The decision

Upper Tribunal
(Immigration and Asylum Chamber)

Appeal Number: PA/04725/2019


Heard at Field House (via Skype)
Decision & Reasons Promulgated
On 22 January 2021
On 12 February 2021




oluwatosin olusola alonge


For the Appellant: Mr Sultan, instructed by Regal Law
For the Respondent: Mr Jarvis, Senior Presenting Officer

1. The appellant is a Nigerian national who was born on 29 October 1990. He appeals, with permission granted by Upper Tribunal Judge Kamara, against a decision which was issued by First-tier Tribunal Judge Welsh on 13 March 2020, dismissing his appeal against the respondent's refusal of his protection and human rights claims.
2. The appellant entered the United Kingdom as a student in December 2008. He extended his student visa on a number of occasions and also returned to Nigeria twice, re-entering the UK as a student thereafter. His leave expired on 30 April 2016. The appellant was notified that he was liable to removal as an overstayer on 7 October 2016. On the 25th of that month, he made an application for leave to remain as the partner of a British citizen, SR. They married whilst that application was pending, on 1 November 2016.
3. In the meantime, on 19 October 2016 the appellant had been arrested by North Kent Police on suspicion of fraud by false representation. Then, on 3 November 2017, the appellant was convicted of false representation and two counts of concealing criminal property. On 22 December 2017, he was sentenced by HHJ Davies QC to three years' imprisonment.
4. On 22 January 2018, the respondent made a decision to deport the appellant and asked him to state any reasons (beyond those in his pending application) why he should not be deported. Representations, including a protection claim, were made on 26 March 2018. The applicant was duly interviewed in connection with that claim. An exchange of correspondence about the application of section 72 of the Nationality, Immigration and Asylum Act 2002 ("the 2002 Act") followed, after which the respondent decided to refuse the asylum and human rights claims which the applicant had made. Her decision was served on 9 April 2019.
The Decision of the First-tier Tribunal
5. The appellant appealed to the First-tier Tribunal. His appeal was heard by the judge, sitting at Taylor House, on 7 January 2020. In her reserved decision, the judge concluded, in summary, as follows.
6. Turning firstly to the certificate under section 72 of the 2002 Act, the judge concluded that the appellant had successfully rebutted the presumption that he was a danger to the community: [23]-[30]. She noted at [31] that the protection claim had not really been pursued before her but she did not consider the appellant to be at risk in Nigeria, whether from Boko Haram or as a result of his marriage to SR, who is British but of Sierra Leonean origin: [31]-[33] and [34]-[44] respectively.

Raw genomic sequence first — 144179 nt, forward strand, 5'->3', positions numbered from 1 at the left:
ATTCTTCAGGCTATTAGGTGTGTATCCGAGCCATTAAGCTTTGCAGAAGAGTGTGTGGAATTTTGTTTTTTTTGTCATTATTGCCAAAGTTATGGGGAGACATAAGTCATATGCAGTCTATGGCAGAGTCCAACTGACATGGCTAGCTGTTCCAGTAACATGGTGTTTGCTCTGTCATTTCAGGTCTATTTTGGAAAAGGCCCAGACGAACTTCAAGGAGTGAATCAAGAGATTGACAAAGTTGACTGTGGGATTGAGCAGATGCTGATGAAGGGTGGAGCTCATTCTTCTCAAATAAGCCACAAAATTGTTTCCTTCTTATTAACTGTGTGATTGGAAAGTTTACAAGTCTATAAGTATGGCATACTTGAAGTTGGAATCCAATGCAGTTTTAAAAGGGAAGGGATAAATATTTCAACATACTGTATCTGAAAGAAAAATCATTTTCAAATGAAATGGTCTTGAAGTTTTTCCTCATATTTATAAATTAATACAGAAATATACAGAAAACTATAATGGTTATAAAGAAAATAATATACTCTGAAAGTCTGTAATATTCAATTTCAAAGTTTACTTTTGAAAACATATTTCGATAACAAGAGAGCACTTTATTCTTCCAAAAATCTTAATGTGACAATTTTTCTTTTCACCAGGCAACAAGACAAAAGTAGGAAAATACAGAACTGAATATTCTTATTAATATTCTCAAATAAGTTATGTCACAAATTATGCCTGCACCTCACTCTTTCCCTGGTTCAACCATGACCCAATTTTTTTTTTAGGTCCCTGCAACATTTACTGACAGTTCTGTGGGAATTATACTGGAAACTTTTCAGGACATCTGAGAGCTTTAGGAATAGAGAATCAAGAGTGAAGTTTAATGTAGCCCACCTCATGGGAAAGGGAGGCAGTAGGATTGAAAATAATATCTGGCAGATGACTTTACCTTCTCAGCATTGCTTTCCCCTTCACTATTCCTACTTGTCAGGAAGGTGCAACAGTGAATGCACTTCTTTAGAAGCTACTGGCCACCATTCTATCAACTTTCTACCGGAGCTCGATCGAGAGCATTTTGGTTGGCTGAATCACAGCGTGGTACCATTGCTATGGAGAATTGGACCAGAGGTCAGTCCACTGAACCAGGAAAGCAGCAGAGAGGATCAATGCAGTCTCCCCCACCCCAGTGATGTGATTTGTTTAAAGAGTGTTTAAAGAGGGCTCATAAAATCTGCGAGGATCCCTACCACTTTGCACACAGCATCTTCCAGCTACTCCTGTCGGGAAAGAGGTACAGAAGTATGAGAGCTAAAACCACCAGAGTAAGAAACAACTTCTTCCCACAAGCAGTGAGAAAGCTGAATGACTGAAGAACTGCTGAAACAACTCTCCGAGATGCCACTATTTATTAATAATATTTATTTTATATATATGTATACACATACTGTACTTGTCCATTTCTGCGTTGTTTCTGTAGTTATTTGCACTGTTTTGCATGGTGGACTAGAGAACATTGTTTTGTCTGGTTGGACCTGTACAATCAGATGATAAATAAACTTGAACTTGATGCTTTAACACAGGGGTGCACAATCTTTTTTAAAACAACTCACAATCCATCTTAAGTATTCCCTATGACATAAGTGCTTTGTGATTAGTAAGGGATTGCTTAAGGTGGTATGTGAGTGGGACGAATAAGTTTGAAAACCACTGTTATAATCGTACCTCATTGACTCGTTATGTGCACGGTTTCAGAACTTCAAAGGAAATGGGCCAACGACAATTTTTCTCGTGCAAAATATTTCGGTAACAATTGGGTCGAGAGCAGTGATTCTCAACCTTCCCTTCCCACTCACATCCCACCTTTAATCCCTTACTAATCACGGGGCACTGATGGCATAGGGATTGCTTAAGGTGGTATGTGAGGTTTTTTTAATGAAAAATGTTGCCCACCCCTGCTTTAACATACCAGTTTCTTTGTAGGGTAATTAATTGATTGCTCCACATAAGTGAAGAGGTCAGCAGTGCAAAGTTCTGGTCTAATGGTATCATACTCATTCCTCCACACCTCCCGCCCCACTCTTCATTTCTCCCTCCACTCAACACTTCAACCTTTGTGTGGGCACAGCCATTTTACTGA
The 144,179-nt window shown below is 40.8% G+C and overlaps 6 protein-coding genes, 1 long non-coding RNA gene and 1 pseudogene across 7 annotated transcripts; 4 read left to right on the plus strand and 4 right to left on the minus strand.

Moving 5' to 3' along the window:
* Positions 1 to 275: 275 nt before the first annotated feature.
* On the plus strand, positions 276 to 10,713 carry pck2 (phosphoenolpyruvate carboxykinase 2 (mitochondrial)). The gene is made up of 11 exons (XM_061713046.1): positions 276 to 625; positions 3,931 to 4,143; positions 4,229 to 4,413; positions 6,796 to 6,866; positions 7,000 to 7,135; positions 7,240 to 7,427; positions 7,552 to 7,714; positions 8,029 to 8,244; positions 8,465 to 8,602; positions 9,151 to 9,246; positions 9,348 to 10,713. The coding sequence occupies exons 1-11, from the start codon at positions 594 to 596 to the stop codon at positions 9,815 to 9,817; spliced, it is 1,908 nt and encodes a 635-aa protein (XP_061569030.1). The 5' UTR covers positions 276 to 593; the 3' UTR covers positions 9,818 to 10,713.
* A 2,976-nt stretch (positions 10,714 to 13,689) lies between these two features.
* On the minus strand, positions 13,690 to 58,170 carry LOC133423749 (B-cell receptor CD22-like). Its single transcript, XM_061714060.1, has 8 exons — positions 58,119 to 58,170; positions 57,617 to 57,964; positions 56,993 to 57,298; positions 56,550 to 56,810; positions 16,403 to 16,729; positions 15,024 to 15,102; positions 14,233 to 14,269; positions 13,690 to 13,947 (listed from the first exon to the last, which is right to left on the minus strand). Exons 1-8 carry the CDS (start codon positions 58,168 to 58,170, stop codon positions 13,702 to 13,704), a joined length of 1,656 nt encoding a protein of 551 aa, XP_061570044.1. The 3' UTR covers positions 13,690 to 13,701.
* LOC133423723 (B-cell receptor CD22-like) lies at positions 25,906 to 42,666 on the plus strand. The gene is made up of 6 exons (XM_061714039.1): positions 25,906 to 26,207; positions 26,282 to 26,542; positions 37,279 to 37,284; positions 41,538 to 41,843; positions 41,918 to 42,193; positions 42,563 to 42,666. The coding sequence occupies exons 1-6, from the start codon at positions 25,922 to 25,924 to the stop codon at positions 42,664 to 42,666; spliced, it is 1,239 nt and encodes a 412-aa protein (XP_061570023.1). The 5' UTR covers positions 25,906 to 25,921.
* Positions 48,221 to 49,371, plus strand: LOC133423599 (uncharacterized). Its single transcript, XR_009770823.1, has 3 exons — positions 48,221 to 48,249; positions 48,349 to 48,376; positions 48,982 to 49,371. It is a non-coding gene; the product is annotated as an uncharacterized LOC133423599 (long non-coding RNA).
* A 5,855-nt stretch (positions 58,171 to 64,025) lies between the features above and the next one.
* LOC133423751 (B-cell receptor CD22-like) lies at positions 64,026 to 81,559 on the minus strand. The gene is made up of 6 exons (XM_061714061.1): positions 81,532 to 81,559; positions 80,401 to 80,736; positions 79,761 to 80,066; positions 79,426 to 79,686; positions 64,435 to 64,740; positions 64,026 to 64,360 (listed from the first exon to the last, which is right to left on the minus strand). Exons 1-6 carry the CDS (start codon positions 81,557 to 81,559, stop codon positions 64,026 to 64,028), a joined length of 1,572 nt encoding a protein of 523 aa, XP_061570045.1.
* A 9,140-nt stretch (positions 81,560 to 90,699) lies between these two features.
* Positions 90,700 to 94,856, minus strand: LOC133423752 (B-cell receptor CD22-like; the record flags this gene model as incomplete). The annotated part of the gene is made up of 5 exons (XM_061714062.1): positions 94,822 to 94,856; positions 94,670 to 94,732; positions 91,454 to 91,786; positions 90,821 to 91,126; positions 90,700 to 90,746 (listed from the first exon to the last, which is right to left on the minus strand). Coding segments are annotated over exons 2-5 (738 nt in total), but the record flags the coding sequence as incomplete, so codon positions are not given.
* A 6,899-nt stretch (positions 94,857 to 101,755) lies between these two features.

7. The judge then addressed Article 8 ECHR with reference, firstly, to the statutory exceptions to deportation in s117C(4) and (5) of the 2002 Act. In considering the tripartite test in exception 1, she concluded that the appellant had not been lawfully resident in the UK for most of his life; that he was socially and culturally integrated; and that there were no very significant obstacles to his re-integration to Nigeria: [45]-[56]. In relation to exception 2, the judge concluded that it would not be unduly harsh for SR to relocate to Nigeria with the appellant and that it would not be unduly harsh for her to remain in the UK without him: [57]-[63].
8. The judge did not accept that there were very compelling circumstances which outweighed the public interest in the appellant's deportation: [64]-[68]. The appeal was dismissed accordingly.
The Appeal to the Upper Tribunal
9. There are said to be three grounds of appeal against the judge's decision: that the judge made irrational findings; that she misdirected herself in law; and that she failed to consider Article 8 ECHR.
10. In developing these points in his skeleton argument and his lengthy oral submissions, I understood Mr Sultan to contend as follows:
Ground One
(i) The judge had made positive findings under s72 (regarding danger to the community) and had erred in concluding thereafter that the appeal fell to be dismissed.
(ii) The judge had merely assumed - without any evidential foundation - that the appellant had profited from his offending.